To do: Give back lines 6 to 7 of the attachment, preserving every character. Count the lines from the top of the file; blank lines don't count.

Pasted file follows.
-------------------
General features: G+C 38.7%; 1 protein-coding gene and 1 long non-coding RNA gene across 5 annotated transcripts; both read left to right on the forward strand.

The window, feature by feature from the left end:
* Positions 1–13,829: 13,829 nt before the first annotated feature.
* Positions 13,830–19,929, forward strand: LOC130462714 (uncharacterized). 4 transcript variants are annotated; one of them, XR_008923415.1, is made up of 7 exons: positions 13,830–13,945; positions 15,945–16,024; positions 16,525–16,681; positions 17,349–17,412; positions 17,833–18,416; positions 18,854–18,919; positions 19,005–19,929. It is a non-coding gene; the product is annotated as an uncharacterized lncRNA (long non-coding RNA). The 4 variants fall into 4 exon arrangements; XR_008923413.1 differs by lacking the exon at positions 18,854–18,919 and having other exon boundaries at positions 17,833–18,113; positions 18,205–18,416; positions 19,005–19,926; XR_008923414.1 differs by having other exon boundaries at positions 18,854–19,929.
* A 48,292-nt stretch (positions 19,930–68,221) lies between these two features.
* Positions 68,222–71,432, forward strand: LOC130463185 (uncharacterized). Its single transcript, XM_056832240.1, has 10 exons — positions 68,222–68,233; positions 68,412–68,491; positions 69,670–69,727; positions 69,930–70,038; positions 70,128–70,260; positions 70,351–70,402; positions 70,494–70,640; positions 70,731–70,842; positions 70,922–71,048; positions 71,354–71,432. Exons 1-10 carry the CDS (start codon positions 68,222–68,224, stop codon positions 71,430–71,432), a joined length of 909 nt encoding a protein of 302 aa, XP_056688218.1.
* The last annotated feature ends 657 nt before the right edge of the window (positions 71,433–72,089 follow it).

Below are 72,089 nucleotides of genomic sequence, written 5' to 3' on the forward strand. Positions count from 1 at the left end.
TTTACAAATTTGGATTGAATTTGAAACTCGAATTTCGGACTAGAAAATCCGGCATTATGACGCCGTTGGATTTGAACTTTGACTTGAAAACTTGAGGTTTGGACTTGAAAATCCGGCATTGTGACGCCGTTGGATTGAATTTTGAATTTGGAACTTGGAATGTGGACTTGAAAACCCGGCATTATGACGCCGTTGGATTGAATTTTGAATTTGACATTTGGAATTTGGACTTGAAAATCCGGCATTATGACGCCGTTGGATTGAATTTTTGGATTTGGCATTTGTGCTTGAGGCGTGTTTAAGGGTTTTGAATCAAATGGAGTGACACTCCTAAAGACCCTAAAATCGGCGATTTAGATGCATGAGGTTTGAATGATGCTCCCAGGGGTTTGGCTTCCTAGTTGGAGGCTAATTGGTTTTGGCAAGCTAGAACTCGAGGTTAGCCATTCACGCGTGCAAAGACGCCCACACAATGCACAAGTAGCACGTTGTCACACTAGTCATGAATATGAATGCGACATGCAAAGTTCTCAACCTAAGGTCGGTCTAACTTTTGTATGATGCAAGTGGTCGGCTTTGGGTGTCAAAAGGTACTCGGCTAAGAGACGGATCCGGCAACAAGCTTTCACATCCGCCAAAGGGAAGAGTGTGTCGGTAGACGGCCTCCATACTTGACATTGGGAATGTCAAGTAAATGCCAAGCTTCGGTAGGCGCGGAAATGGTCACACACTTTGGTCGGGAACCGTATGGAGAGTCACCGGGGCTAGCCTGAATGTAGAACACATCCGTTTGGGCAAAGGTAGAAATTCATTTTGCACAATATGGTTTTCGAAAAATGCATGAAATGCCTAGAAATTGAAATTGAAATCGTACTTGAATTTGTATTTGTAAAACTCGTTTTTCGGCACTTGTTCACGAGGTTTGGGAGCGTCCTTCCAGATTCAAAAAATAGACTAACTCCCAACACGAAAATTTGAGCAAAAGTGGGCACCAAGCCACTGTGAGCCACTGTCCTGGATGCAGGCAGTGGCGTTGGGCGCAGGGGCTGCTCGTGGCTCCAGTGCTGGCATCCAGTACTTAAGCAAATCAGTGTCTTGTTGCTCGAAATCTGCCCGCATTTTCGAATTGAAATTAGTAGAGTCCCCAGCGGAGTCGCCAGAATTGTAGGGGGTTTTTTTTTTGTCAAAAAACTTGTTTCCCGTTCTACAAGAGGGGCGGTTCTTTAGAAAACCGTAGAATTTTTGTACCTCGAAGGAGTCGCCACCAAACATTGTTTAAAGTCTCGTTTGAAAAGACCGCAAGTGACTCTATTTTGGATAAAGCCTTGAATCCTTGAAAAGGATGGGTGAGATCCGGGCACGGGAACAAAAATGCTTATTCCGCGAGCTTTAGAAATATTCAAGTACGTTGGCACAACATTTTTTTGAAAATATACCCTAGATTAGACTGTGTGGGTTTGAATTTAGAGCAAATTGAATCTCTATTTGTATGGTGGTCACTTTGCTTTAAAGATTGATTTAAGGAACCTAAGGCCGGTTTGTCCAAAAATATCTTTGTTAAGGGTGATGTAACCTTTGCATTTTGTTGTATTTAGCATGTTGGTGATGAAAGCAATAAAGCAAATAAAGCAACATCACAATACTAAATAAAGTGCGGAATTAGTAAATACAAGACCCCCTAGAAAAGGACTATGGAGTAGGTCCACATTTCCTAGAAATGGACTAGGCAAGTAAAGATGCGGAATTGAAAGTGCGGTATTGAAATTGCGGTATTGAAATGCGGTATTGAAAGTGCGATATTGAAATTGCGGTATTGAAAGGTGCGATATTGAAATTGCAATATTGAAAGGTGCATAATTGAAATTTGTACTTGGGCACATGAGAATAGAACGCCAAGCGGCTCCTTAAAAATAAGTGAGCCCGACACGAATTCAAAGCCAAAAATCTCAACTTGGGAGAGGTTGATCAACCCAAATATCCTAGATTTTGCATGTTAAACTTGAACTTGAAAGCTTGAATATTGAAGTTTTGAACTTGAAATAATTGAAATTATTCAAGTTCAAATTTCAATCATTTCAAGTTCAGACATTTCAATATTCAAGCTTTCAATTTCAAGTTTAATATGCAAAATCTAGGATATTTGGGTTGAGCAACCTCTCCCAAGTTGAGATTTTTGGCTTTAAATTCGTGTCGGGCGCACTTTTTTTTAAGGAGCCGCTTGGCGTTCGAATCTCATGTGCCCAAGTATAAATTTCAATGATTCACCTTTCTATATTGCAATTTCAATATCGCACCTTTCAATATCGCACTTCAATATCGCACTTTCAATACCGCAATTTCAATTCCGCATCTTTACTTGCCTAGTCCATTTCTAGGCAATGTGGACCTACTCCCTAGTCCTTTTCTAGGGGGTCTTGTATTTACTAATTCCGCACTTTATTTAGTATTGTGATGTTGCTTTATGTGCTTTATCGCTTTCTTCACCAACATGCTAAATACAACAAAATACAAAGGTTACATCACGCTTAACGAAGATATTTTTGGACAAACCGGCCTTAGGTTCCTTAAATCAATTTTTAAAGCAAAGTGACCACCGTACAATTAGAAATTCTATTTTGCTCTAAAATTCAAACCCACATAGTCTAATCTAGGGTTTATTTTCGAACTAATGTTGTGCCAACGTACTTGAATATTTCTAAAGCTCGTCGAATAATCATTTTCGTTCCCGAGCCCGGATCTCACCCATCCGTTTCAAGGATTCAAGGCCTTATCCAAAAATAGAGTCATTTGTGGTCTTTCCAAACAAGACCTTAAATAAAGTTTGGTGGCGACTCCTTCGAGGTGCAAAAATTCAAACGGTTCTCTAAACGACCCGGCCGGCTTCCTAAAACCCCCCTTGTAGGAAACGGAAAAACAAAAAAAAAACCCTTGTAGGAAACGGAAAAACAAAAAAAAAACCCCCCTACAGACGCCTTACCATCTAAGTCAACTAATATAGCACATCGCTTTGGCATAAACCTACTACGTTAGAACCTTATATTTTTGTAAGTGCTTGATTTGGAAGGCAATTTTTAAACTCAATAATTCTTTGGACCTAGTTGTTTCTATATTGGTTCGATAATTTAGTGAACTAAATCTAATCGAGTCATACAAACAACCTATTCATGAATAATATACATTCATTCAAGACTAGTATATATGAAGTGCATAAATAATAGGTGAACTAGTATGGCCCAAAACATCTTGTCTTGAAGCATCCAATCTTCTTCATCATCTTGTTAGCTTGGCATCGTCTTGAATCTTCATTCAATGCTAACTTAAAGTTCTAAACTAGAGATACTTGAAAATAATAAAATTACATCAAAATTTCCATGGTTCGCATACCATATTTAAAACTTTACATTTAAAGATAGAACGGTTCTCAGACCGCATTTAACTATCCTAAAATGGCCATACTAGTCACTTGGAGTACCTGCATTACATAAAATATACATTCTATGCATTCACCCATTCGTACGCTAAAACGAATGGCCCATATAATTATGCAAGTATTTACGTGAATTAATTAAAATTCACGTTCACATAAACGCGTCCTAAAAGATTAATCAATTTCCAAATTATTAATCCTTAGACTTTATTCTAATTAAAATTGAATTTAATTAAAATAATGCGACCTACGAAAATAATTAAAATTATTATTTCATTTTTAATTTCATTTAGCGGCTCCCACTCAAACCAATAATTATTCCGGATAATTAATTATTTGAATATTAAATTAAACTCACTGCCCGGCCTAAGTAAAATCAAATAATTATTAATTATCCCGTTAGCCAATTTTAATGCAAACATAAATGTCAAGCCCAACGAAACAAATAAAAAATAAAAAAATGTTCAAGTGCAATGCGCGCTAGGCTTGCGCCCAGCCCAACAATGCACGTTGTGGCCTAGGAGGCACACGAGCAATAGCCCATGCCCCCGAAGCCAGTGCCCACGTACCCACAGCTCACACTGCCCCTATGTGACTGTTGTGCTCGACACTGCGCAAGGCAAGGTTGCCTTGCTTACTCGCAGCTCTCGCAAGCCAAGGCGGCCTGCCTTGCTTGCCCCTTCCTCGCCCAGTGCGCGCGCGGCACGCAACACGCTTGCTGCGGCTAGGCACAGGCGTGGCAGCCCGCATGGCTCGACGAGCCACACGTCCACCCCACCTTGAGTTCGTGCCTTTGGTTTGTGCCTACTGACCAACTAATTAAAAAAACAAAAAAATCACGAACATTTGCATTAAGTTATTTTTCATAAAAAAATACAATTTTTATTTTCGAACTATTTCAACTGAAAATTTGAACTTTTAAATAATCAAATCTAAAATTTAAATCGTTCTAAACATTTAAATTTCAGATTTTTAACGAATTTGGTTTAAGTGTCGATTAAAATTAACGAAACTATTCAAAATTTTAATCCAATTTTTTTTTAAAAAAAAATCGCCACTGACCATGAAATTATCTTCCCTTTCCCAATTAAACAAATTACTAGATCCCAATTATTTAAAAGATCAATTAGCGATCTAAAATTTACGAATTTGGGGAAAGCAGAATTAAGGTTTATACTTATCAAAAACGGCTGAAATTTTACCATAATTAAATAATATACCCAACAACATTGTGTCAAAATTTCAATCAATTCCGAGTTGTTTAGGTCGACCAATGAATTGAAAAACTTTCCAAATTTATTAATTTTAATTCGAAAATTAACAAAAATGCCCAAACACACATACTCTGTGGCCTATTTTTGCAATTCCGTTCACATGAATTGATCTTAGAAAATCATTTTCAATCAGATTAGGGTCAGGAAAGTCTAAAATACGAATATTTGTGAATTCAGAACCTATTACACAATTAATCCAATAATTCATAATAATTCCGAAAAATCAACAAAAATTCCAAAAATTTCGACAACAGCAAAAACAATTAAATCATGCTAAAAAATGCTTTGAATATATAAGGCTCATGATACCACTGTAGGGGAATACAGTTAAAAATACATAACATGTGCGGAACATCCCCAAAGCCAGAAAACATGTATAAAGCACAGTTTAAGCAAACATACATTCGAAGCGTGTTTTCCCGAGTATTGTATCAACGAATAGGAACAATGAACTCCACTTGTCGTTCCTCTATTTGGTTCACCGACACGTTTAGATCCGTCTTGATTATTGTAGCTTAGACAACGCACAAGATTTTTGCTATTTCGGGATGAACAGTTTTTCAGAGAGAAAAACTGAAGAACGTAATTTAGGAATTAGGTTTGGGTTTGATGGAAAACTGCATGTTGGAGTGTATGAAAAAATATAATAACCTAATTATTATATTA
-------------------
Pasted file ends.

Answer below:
* Positions 68,222–71,432, forward strand: LOC130463185 (uncharacterized). Its single transcript, XM_056832240.1, has 10 exons — positions 68,222–68,233; positions 68,412–68,491; positions 69,670–69,727; positions 69,930–70,038; positions 70,128–70,260; positions 70,351–70,402; positions 70,494–70,640; positions 70,731–70,842; positions 70,922–71,048; positions 71,354–71,432. Exons 1-10 carry the CDS (start codon positions 68,222–68,224, stop codon positions 71,430–71,432), a joined length of 909 nt encoding a protein of 302 aa, XP_056688218.1.
* The last annotated feature ends 657 nt before the right edge of the window (positions 71,433–72,089 follow it).